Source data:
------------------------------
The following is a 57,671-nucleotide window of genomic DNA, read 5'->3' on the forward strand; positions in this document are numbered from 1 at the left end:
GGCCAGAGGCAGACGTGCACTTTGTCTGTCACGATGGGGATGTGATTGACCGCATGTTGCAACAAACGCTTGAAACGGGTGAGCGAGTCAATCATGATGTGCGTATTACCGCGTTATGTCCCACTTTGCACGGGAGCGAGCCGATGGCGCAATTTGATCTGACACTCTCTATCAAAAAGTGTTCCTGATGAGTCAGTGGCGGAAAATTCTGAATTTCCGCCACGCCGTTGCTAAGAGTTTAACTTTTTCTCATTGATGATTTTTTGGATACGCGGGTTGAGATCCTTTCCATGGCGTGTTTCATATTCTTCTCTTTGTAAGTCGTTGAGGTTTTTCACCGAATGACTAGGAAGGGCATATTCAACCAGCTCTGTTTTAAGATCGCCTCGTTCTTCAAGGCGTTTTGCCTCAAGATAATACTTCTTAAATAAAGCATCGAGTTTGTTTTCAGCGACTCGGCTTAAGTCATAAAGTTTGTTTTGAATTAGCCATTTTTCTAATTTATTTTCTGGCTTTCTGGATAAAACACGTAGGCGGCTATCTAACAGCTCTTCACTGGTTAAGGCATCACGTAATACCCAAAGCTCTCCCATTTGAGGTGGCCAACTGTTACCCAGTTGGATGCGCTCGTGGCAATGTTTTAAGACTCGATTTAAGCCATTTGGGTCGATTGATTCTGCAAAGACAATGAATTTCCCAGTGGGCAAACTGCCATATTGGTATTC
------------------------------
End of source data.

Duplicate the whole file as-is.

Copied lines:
The following is a 57,671-nucleotide window of genomic DNA, read 5'->3' on the forward strand; positions in this document are numbered from 1 at the left end:
GGCCAGAGGCAGACGTGCACTTTGTCTGTCACGATGGGGATGTGATTGACCGCATGTTGCAACAAACGCTTGAAACGGGTGAGCGAGTCAATCATGATGTGCGTATTACCGCGTTATGTCCCACTTTGCACGGGAGCGAGCCGATGGCGCAATTTGATCTGACACTCTCTATCAAAAAGTGTTCCTGATGAGTCAGTGGCGGAAAATTCTGAATTTCCGCCACGCCGTTGCTAAGAGTTTAACTTTTTCTCATTGATGATTTTTTGGATACGCGGGTTGAGATCCTTTCCATGGCGTGTTTCATATTCTTCTCTTTGTAAGTCGTTGAGGTTTTTCACCGAATGACTAGGAAGGGCATATTCAACCAGCTCTGTTTTAAGATCGCCTCGTTCTTCAAGGCGTTTTGCCTCAAGATAATACTTCTTAAATAAAGCATCGAGTTTGTTTTCAGCGACTCGGCTTAAGTCATAAAGTTTGTTTTGAATTAGCCATTTTTCTAATTTATTTTCTGGCTTTCTGGATAAAACACGTAGGCGGCTATCTAACAGCTCTTCACTGGTTAAGGCATCACGTAATACCCAAAGCTCTCCCATTTGAGGTGGCCAACTGTTACCCAGTTGGATGCGCTCGTGGCAATGTTTTAAGACTCGATTTAAGCCATTTGGGTCGATTGATTCTGCAAAGACAATGAATTTCCCAGTGGGCAAACTGCCATATTGGTATTC